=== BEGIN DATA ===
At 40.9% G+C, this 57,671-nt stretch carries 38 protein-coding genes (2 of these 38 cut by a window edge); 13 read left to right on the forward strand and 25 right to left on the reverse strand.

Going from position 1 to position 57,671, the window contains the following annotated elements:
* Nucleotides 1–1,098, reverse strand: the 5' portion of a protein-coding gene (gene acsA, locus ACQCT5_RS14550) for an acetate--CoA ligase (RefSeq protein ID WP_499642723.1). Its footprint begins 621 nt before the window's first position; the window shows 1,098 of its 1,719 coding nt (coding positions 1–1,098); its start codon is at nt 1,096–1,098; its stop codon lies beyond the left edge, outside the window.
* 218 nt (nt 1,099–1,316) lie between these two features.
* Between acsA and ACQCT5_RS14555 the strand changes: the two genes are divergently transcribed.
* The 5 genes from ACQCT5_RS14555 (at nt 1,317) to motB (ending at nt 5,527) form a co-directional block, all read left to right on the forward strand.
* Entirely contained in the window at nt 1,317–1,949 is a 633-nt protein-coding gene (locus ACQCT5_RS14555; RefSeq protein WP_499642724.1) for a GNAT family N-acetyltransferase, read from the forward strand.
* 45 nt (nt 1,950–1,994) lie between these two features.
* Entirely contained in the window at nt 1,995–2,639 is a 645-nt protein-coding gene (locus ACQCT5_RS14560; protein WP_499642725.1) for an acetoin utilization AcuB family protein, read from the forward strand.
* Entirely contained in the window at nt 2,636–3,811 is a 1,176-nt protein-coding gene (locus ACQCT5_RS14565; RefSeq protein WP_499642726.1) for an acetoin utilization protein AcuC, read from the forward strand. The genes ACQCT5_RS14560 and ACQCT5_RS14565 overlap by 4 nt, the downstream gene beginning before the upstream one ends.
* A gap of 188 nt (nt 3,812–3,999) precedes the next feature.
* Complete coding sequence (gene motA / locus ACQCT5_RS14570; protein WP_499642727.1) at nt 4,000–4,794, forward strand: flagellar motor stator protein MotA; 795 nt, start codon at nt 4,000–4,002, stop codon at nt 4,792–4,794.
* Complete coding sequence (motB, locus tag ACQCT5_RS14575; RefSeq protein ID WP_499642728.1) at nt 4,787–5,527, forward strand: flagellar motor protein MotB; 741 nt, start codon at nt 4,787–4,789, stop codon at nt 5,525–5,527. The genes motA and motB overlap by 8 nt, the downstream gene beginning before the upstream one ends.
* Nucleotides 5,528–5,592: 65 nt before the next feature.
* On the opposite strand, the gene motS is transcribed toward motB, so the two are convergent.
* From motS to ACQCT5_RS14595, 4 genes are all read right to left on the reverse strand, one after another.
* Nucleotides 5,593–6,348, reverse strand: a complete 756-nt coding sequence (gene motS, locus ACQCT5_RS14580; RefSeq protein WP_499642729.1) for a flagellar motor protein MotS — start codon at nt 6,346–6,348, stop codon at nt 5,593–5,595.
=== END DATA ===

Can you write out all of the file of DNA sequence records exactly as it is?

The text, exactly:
At 40.9% G+C, this 57,671-nt stretch carries 38 protein-coding genes (2 of these 38 cut by a window edge); 13 read left to right on the forward strand and 25 right to left on the reverse strand.

Going from position 1 to position 57,671, the window contains the following annotated elements:
* Nucleotides 1–1,098, reverse strand: the 5' portion of a protein-coding gene (gene acsA, locus ACQCT5_RS14550) for an acetate--CoA ligase (RefSeq protein ID WP_499642723.1). Its footprint begins 621 nt before the window's first position; the window shows 1,098 of its 1,719 coding nt (coding positions 1–1,098); its start codon is at nt 1,096–1,098; its stop codon lies beyond the left edge, outside the window.
* 218 nt (nt 1,099–1,316) lie between these two features.
* Between acsA and ACQCT5_RS14555 the strand changes: the two genes are divergently transcribed.
* The 5 genes from ACQCT5_RS14555 (at nt 1,317) to motB (ending at nt 5,527) form a co-directional block, all read left to right on the forward strand.
* Entirely contained in the window at nt 1,317–1,949 is a 633-nt protein-coding gene (locus ACQCT5_RS14555; RefSeq protein WP_499642724.1) for a GNAT family N-acetyltransferase, read from the forward strand.
* 45 nt (nt 1,950–1,994) lie between these two features.
* Entirely contained in the window at nt 1,995–2,639 is a 645-nt protein-coding gene (locus ACQCT5_RS14560; protein WP_499642725.1) for an acetoin utilization AcuB family protein, read from the forward strand.
* Entirely contained in the window at nt 2,636–3,811 is a 1,176-nt protein-coding gene (locus ACQCT5_RS14565; RefSeq protein WP_499642726.1) for an acetoin utilization protein AcuC, read from the forward strand. The genes ACQCT5_RS14560 and ACQCT5_RS14565 overlap by 4 nt, the downstream gene beginning before the upstream one ends.
* A gap of 188 nt (nt 3,812–3,999) precedes the next feature.
* Complete coding sequence (gene motA / locus ACQCT5_RS14570; protein WP_499642727.1) at nt 4,000–4,794, forward strand: flagellar motor stator protein MotA; 795 nt, start codon at nt 4,000–4,002, stop codon at nt 4,792–4,794.
* Complete coding sequence (motB, locus tag ACQCT5_RS14575; RefSeq protein ID WP_499642728.1) at nt 4,787–5,527, forward strand: flagellar motor protein MotB; 741 nt, start codon at nt 4,787–4,789, stop codon at nt 5,525–5,527. The genes motA and motB overlap by 8 nt, the downstream gene beginning before the upstream one ends.
* Nucleotides 5,528–5,592: 65 nt before the next feature.
* On the opposite strand, the gene motS is transcribed toward motB, so the two are convergent.
* From motS to ACQCT5_RS14595, 4 genes are all read right to left on the reverse strand, one after another.
* Nucleotides 5,593–6,348, reverse strand: a complete 756-nt coding sequence (gene motS, locus ACQCT5_RS14580; RefSeq protein WP_499642729.1) for a flagellar motor protein MotS — start codon at nt 6,346–6,348, stop codon at nt 5,593–5,595.